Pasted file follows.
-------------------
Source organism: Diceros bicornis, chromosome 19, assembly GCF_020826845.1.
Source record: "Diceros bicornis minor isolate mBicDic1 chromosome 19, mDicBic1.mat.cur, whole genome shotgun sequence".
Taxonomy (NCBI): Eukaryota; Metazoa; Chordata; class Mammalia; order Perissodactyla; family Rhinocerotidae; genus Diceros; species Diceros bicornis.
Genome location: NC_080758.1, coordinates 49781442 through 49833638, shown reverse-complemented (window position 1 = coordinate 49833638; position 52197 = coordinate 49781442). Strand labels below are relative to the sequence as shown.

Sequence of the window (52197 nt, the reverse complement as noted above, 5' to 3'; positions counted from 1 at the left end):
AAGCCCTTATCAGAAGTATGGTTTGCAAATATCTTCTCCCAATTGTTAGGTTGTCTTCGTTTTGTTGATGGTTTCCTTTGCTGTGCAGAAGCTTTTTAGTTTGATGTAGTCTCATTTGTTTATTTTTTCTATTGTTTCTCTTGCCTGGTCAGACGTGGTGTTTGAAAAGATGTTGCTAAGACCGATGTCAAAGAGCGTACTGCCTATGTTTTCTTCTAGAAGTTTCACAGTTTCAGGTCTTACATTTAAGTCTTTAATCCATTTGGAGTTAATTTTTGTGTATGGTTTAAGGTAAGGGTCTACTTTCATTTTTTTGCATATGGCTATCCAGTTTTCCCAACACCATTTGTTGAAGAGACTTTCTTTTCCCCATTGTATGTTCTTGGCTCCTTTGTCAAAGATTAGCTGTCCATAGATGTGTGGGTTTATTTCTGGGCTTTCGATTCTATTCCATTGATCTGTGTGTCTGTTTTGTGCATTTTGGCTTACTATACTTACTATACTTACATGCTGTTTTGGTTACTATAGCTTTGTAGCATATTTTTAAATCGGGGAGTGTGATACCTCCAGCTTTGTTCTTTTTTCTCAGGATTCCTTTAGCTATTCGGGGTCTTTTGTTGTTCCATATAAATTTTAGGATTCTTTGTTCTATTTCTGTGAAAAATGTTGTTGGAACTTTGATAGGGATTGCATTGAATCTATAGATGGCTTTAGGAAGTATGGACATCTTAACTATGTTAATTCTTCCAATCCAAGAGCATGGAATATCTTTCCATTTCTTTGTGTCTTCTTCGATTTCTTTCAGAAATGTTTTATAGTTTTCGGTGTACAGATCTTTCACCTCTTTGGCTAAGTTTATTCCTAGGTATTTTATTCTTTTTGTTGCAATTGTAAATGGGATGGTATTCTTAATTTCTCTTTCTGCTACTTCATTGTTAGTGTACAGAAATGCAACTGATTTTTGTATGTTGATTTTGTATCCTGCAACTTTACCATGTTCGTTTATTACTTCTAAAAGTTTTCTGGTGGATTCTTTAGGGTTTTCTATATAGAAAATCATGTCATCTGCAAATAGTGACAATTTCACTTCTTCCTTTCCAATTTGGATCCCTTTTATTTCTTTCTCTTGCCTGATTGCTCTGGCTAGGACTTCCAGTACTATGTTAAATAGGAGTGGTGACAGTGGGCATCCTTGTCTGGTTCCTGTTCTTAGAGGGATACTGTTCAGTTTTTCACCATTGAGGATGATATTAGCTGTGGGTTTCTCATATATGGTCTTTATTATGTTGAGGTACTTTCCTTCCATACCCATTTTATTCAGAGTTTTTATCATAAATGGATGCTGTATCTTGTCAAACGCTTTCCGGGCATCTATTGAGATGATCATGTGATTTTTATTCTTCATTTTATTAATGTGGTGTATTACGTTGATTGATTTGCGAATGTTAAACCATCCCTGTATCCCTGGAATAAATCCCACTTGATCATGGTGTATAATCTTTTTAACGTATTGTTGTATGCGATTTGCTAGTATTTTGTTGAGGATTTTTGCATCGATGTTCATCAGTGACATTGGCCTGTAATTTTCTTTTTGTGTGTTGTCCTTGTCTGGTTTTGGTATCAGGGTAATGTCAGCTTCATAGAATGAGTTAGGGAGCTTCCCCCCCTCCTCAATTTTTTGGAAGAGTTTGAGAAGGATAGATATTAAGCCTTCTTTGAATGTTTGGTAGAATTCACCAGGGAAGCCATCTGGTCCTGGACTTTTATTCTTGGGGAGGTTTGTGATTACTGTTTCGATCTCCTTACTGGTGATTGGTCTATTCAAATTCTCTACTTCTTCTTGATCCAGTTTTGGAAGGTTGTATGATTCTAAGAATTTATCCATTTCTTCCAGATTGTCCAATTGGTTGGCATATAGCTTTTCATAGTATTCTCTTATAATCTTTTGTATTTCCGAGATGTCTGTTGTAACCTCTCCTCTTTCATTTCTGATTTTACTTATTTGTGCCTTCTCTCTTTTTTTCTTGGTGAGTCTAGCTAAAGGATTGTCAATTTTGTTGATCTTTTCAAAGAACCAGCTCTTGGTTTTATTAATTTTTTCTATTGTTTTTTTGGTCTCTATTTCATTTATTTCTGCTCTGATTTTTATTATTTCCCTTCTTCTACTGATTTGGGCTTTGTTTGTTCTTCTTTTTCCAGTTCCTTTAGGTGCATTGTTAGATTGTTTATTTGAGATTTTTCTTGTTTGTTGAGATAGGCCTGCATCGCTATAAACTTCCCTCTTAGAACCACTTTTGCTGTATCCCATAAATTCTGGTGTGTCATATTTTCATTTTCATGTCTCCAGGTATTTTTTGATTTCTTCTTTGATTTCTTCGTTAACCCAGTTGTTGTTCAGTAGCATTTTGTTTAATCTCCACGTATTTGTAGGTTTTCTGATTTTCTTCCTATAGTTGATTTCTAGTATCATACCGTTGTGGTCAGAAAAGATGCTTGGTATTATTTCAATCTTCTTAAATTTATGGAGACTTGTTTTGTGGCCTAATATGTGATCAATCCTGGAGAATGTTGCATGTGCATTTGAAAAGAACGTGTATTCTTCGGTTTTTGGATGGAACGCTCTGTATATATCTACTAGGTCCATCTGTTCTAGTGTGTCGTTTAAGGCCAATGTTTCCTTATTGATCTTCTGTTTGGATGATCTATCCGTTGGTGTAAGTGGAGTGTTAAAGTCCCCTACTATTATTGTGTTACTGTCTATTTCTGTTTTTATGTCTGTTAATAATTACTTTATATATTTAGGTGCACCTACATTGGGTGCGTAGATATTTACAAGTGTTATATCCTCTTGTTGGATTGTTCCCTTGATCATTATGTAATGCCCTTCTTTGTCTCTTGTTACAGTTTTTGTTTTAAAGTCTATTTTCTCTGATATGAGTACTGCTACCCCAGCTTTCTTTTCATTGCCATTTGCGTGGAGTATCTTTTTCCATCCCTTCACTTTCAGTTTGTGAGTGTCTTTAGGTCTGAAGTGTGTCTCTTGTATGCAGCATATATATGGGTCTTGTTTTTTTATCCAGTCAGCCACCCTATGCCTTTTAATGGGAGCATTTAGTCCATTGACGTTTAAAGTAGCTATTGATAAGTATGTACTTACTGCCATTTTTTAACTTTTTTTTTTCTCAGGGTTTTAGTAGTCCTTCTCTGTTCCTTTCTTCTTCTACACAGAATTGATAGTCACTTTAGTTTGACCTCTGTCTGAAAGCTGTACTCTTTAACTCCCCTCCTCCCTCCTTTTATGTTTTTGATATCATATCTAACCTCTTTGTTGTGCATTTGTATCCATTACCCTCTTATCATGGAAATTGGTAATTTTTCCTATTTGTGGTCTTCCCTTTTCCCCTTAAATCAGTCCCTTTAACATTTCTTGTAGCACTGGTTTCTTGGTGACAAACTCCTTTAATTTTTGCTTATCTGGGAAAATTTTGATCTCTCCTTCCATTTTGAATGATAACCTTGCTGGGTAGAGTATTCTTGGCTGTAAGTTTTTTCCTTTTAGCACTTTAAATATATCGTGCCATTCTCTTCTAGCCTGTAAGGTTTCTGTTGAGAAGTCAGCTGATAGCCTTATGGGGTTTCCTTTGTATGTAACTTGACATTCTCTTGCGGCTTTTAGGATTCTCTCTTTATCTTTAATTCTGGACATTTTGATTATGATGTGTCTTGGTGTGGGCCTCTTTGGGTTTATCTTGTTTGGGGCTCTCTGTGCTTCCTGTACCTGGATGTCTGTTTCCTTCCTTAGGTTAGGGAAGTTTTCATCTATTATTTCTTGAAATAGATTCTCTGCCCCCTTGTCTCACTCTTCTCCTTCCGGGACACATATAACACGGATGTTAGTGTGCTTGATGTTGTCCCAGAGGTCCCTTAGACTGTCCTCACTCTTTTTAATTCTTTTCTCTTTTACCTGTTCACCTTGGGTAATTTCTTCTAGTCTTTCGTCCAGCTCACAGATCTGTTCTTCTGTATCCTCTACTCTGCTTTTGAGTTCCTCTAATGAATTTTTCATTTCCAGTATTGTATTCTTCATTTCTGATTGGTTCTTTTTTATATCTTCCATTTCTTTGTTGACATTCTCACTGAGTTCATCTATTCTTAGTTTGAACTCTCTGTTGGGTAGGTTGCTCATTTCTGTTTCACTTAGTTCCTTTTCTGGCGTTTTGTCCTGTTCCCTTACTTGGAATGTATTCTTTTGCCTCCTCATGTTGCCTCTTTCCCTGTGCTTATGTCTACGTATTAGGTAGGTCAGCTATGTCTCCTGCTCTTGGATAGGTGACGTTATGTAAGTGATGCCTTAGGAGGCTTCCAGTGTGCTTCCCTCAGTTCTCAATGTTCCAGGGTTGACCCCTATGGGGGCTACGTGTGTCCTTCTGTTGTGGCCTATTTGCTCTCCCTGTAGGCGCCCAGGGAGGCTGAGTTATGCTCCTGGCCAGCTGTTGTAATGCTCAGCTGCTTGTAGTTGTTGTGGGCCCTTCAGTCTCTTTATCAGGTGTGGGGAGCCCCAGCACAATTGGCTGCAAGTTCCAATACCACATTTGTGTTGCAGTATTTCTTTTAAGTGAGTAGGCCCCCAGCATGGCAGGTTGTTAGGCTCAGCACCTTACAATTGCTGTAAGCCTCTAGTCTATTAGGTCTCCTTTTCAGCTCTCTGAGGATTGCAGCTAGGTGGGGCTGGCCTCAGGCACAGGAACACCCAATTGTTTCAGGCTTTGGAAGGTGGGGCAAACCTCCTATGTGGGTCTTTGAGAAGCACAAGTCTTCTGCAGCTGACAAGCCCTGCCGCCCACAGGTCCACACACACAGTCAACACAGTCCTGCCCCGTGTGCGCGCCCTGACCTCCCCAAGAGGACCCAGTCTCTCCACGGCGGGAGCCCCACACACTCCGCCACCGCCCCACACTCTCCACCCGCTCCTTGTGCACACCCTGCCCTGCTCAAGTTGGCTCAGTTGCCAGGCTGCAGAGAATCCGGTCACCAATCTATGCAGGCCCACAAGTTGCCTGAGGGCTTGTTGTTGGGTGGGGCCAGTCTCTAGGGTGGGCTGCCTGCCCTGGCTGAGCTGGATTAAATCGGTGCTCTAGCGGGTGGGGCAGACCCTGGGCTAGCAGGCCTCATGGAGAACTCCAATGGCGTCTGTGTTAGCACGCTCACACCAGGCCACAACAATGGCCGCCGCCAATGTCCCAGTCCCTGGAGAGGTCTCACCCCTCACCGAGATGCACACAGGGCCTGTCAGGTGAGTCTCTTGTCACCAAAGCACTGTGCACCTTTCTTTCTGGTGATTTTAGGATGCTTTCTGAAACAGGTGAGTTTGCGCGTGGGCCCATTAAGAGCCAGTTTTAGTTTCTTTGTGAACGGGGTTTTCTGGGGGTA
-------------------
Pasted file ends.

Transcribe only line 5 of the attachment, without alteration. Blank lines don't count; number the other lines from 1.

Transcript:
Sequence of the window (52197 nt, the reverse complement as noted above, 5' to 3'; positions counted from 1 at the left end):